Graphs and Dijkstra's algorithm  Last update : 10/12/2002  back to HOME PAGE 

Introduction 
Important : Update from the 04/03/2004 : there was a bug in the PriorityQueue class which was generated inaccurate results. I'd like to thank Olivier Daroux for telling me about the problem and fixing it. I have updated the sourcecode and it is available for download.
1. Context description 
If you are not familiar with graph theory, I suggest you to read a bit of literature about it see Links.
What is a weighted directed graph ?
A graph is a set of vertices, connected by edges. In an directed graph, each edge has a direction (represented by an arrow). In a weighted graph, each edge is assigned a weight. The weight can be assimilated to the distance between 2 vertices. Structures that can be represented as graphs are ubiquitous, and many problems of practical interest can be formulated as questions about certain graphs. One of the best example is a railway network :
Typical problems which can be solved with graphs :

The Dijkstra's algorithm
Definition
The Dijkstra's algorithm is used to find the shortest paths from a single source vertex to all other vertices in a weighted, directed graph. All weights must be nonnegative. You can have a look to the formal definition of this algorithm if it can help you (it did not help me !).
Implementation in java
Let's define the following data structures :
runAlgorihtm(Object sourceVertex, Object destinationVertex) { // Initialization, empty all data structures shortestPathMap.clear(); predecessorsMap.clear(); determinedVerticesSet.clear(); remainingVerticesQueue.clear(); // add source vertex with a distance of 0 shortestPathMap.put(sourceVertex, new Integer(0)); // Insert source vertex with a distance of 0 remainingVerticesQueue.insert(sourceVertex, 0); // While the priority queue is not empty while ( !remainingVerticesQueue.isEmpty() ) { // Sort the vertices in the Remaining vertices according to their distance from the source // and select the closest one (i.e. dequeue the element with the lowest priority in the queue) Object closest = remainingVerticesQueue.dequeueLowestPriorityElement(); // if the destination is reached, stop the execution if ( closest.equals(destinationVertex) ) { break; } // Add the closest vertex to the determined Vertices set determinedVerticesSet.add(closest); // Relaxation, see explanations below relax(closest); } }
I have used a Priority Queue to solve the problem of finding the closest element. A Priority Queue is a collection of elements ordered by a priority (positive integer).
The relax method
/** * The relaxation process updates the costs of all the vertices v connected to a vertex u * if we could improve the best estimate of the shortest path to v by including (u,v) in the path to v. * @param vertex whose adjacent's vertices should be relaxed */ private void relax(Object vertex) { // Iterate on adjacent vertices to the vertex which is relaxed Iterator adjacentVertices = graph.getAdjacentVertices(vertex); while (adjacentVertices.hasNext()) { Object adjVertex = adjacentVertices.next(); // Do not relax elements which are already determined if (!determinedVerticesSet.contains(adjVertex)) { // distance = shortest distance from source + distance(vertex, adjacent vertex) int distance = getShortestPathFromSource(vertex) + graph.getEdgeWeight(vertex, adjVertex); // Have we found a shortest path ? if (getShortestPathFromSource(adjVertex) > distance) { // update shortest path result map setShortestPathFromStart(adjVertex, distance); // update predessors map result predecessorsMap.put(adjVertex, vertex); // rebalance the remaining vertices according to the new shortest distance found remainingVerticesQueue.insert(adjVertex, distance); } } } // end while }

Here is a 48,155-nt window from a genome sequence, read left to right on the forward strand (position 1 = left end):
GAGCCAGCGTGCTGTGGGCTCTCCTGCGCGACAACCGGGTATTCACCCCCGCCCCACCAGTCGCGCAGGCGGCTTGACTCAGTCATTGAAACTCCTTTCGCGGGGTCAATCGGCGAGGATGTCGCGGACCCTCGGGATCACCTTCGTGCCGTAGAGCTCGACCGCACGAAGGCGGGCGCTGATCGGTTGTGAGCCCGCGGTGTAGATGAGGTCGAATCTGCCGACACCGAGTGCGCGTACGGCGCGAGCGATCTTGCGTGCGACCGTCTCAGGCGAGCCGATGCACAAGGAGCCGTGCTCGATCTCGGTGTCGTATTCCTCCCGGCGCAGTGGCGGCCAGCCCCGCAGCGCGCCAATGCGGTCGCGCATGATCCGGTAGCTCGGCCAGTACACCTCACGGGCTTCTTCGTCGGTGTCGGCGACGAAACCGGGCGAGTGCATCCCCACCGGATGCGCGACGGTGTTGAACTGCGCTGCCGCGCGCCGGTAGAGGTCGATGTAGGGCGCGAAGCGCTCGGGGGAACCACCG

The best way to understand how the algorithm works is to have a look to the applet demo.
2. Class Diagram 
There is an IMAGE MAP on the diagram : click on a class to see its javadoc.
IGraph is the Interface which specifies a weighted oriented graph. All search algorithms and client classes use that Interface to deal with graphs. If the implementation changes, no change will be needed in the clients classes (that's the advantages of using Interfaces !).
AdjacencyMatrixGraph is an implementation of the graph using an adjacency matrix.
Path is a generalization of the route concept. It is a list of Objects ( i.e. O1O2O304). Cloneable.
PathFinder contains all the search methods.
Dijkstra is an implementation of the Dijkstra's algorithm to search for the shortest distance in a weighted graph
Dijkstra.PriorityQueue is a inner class of Dijkstra used by the Dijkstra's algorithm to choose the closest vertex (the one whose priority is the lowest )
Dijkstra.PriorityQueue.QueueElement is an element of the Queue. It contains an object and his priority.
Implementation of IGraph
Doing Simple Design. The implementation of IGraph is the simplest as possible : an adjacency matrix AM, with AM[start][destination] = weight. If AM[start][destination] = 0, the path does not exist. This implementation is probably not the fastest. Moreover, if the graph has a big number of vertices and a few edges, it wastes a lot of memory. That's why choosing an implementation of the graph depending the number of vertices / edges would be great for performances. Others possible implementations are adjacency list and edge list.
I have chosen to design the graph class as generic as possible. So it is a graph of objects Object ! The objects in the graphs are supposed to be Cloneable or the Finders methods will get some troubles !
Tests
Of course, I have written Junit tests (before the implementation as XP practice advises) to test the algorithms. I have also used a MockGraph class to simulate a graph in order to test search algorithms used by PathFinder and Dijkstra.
3. Tutorial